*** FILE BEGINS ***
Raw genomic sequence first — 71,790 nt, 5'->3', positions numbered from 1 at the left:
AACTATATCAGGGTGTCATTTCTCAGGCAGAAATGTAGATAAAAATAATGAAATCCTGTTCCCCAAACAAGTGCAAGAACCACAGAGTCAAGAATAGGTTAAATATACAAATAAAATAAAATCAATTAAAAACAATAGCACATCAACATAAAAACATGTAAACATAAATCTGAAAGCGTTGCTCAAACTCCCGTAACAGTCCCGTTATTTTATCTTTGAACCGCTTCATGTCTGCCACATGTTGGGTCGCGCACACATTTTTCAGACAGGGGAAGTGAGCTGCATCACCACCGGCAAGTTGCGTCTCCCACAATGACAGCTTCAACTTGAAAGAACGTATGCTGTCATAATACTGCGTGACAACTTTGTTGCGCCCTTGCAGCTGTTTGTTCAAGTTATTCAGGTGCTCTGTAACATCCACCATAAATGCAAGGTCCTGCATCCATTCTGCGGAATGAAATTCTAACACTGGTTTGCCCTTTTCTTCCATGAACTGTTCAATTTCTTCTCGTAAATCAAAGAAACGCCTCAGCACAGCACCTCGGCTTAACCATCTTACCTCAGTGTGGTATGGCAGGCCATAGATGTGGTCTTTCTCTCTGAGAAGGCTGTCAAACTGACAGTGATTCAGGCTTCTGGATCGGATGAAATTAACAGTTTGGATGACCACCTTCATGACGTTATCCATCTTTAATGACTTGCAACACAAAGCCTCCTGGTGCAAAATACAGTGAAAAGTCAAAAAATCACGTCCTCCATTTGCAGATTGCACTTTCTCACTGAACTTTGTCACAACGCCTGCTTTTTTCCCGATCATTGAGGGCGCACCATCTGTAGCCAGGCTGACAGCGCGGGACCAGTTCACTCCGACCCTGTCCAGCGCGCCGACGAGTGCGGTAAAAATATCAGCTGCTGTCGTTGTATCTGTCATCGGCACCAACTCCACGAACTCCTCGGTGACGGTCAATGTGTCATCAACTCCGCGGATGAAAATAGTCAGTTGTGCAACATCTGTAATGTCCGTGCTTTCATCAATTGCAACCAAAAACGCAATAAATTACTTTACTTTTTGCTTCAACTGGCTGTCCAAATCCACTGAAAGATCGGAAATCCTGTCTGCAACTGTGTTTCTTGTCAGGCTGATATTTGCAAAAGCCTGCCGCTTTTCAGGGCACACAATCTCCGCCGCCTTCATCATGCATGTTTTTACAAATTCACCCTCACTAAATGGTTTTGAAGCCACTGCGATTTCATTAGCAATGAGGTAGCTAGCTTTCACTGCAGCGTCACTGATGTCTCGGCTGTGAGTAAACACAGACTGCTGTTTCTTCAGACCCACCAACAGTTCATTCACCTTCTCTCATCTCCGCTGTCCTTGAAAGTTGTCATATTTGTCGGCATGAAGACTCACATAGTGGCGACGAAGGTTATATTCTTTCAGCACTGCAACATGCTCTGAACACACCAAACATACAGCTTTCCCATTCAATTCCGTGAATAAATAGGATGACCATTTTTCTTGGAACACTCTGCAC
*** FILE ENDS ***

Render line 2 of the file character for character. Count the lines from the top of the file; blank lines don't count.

AACTATATCAGGGTGTCATTTCTCAGGCAGAAATGTAGATAAAAATAATGAAATCCTGTTCCCCAAACAAGTGCAAGAACCACAGAGTCAAGAATAGGTTAAATATACAAATAAAATAAAATCAATTAAAAACAATAGCACATCAACATAAAAACATGTAAACATAAATCTGAAAGCGTTGCTCAAACTCCCGTAACAGTCCCGTTATTTTATCTTTGAACCGCTTCATGTCTGCCACATGTTGGGTCGCGCACACATTTTTCAGACAGGGGAAGTGAGCTGCATCACCACCGGCAAGTTGCGTCTCCCACAATGACAGCTTCAACTTGAAAGAACGTATGCTGTCATAATACTGCGTGACAACTTTGTTGCGCCCTTGCAGCTGTTTGTTCAAGTTATTCAGGTGCTCTGTAACATCCACCATAAATGCAAGGTCCTGCATCCATTCTGCGGAATGAAATTCTAACACTGGTTTGCCCTTTTCTTCCATGAACTGTTCAATTTCTTCTCGTAAATCAAAGAAACGCCTCAGCACAGCACCTCGGCTTAACCATCTTACCTCAGTGTGGTATGGCAGGCCATAGATGTGGTCTTTCTCTCTGAGAAGGCTGTCAAACTGACAGTGATTCAGGCTTCTGGATCGGATGAAATTAACAGTTTGGATGACCACCTTCATGACGTTATCCATCTTTAATGACTTGCAACACAAAGCCTCCTGGTGCAAAATACAGTGAAAAGTCAAAAAATCACGTCCTCCATTTGCAGATTGCACTTTCTCACTGAACTTTGTCACAACGCCTGCTTTTTTCCCGATCATTGAGGGCGCACCATCTGTAGCCAGGCTGACAGCGCGGGACCAGTTCACTCCGACCCTGTCCAGCGCGCCGACGAGTGCGGTAAAAATATCAGCTGCTGTCGTTGTATCTGTCATCGGCACCAACTCCACGAACTCCTCGGTGACGGTCAATGTGTCATCAACTCCGCGGATGAAAATAGTCAGTTGTGCAACATCTGTAATGTCCGTGCTTTCATCAATTGCAACCAAAAACGCAATAAATTACTTTACTTTTTGCTTCAACTGGCTGTCCAAATCCACTGAAAGATCGGAAATCCTGTCTGCAACTGTGTTTCTTGTCAGGCTGATATTTGCAAAAGCCTGCCGCTTTTCAGGGCACACAATCTCCGCCGCCTTCATCATGCATGTTTTTACAAATTCACCCTCACTAAATGGTTTTGAAGCCACTGCGATTTCATTAGCAATGAGGTAGCTAGCTTTCACTGCAGCGTCACTGATGTCTCGGCTGTGAGTAAACACAGACTGCTGTTTCTTCAGACCCACCAACAGTTCATTCACCTTCTCTCATCTCCGCTGTCCTTGAAAGTTGTCATATTTGTCGGCATGAAGACTCACATAGTGGCGACGAAGGTTATATTCTTTCAGCACTGCAACATGCTCTGAACACACCAAACATACAGCTTTCCCATTCAATTCCGTGAATAAATAGGATGACCATTTTTCTTGGAACACTCTGCAC